I offered him a cup in silence. He refused it with a wave of the arm and a smile which seemed to say, “That is rather for your effeminate generation.”
Then he began his narrative in these words:
You live not very far from Roche-Mauprat, and must have often passed by the ruins. Thus there is no need for me to describe them. All I can tell you is that the place has never been so attractive as it is now. On the day that I had the roof taken off, the sun for the first time brightened the damp walls within which my childhood was passed; and the lizards to which I have left them are much better housed there than I once was. They can at least behold the light of day and warm their cold limbs in the rays of the sun at noon.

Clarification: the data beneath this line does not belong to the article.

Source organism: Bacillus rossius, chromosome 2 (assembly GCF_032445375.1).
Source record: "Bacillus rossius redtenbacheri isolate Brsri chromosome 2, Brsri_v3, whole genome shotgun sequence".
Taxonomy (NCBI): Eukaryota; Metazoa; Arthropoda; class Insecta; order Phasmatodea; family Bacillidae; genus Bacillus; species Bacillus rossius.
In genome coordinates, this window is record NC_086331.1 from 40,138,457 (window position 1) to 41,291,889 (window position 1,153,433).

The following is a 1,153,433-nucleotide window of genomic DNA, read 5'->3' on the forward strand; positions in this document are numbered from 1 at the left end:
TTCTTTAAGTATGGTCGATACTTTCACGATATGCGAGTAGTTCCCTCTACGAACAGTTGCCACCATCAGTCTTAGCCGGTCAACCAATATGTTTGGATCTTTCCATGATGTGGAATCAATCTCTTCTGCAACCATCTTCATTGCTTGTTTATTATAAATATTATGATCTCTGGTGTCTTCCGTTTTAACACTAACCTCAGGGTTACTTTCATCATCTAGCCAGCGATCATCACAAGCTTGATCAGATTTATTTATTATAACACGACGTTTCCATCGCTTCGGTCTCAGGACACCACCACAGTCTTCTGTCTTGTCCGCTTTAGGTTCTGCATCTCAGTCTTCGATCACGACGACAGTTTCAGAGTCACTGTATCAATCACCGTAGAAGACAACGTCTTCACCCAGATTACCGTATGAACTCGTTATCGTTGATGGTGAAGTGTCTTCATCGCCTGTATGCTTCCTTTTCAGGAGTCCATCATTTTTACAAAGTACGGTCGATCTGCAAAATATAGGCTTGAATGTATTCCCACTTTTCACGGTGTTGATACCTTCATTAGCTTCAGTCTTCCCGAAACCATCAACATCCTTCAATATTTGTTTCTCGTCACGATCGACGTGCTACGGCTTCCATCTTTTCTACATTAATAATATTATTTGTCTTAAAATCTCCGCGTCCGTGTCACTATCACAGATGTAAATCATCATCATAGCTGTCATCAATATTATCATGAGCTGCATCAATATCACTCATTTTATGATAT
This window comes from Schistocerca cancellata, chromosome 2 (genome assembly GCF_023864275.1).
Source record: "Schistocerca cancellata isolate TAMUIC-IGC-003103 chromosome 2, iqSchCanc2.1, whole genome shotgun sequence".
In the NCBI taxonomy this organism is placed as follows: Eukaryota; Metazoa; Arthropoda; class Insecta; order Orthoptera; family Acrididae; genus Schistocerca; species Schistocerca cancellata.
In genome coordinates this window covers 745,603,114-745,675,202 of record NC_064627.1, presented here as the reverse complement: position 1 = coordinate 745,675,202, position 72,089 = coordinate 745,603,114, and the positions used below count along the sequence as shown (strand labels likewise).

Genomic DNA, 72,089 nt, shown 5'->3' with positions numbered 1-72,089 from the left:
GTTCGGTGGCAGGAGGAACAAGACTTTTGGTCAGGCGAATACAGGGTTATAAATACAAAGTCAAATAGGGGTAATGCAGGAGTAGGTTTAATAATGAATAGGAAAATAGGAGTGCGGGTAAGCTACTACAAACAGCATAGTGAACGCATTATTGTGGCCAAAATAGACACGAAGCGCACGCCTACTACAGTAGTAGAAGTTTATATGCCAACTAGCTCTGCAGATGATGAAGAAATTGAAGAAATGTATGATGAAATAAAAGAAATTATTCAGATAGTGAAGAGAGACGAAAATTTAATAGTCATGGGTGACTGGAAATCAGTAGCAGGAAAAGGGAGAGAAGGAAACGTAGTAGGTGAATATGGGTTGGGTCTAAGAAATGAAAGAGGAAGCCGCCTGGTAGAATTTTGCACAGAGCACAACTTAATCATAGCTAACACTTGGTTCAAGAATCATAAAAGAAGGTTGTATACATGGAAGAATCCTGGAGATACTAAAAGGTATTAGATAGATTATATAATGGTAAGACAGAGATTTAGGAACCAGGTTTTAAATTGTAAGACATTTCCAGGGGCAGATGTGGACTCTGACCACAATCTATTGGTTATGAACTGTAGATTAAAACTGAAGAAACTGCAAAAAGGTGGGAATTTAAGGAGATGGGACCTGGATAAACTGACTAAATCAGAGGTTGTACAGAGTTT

There used to be an elder and a younger branch of the Mauprats. I belong to the elder. My grandfather was that old Tristan de Mauprat who ran through his fortune, dishonoured his name, and was such a blackguard that his memory is already surrounded by a halo of the marvelous. The peasants still believe that his ghost appears, either in the body of a wizard who shows malefactors the way to the dwellings of Varenne, or in that of an old white hare which reveals itself to people meditating some evil deed. When I came into the world the only living member of the younger branch was Monsieur Hubert de Mauprat, known as the chevalier, because he belonged to the Order of the Knights of Malta; a man just as good as his cousin was bad. Being the youngest son of his family, he had taken the vow of celibacy; but, when he found himself the sole survivor of several brothers and sisters, he obtained release from his vow, and took a wife the year before I was born. Rumour says that before changing his existence in this way he made strenuous efforts to find some descendant of the elder branch worthy to restore the tarnished family name, and preserve the fortune which had accumulated in the hands of the younger branch. He had endeavoured to put his cousin Tristan’s affairs in order, and had frequently paid off the latter’s creditors. Seeing, however, that the only effect of his kindness was to encourage the vices of the family, and that, instead of respect and gratitude, he received nothing but secret hatred and churlish jealousy, he abandoned all attempts at friendship, broke with his cousins, and in spite of his advanced age (he was over sixty), took a wife in order to have heirs of his own. He had one daughter, and there his hopes of posterity ended; for soon afterward his wife died of a violent illness which the doctors called iliac passion. He then left that part of the country and returned but rarely to his estates. These were situated about six leagues from Roche-Mauprat, on the borders of the Varenne du Fromental. He was a prudent man and a just, because he was cultured, because his father had moved with the spirit of his century, and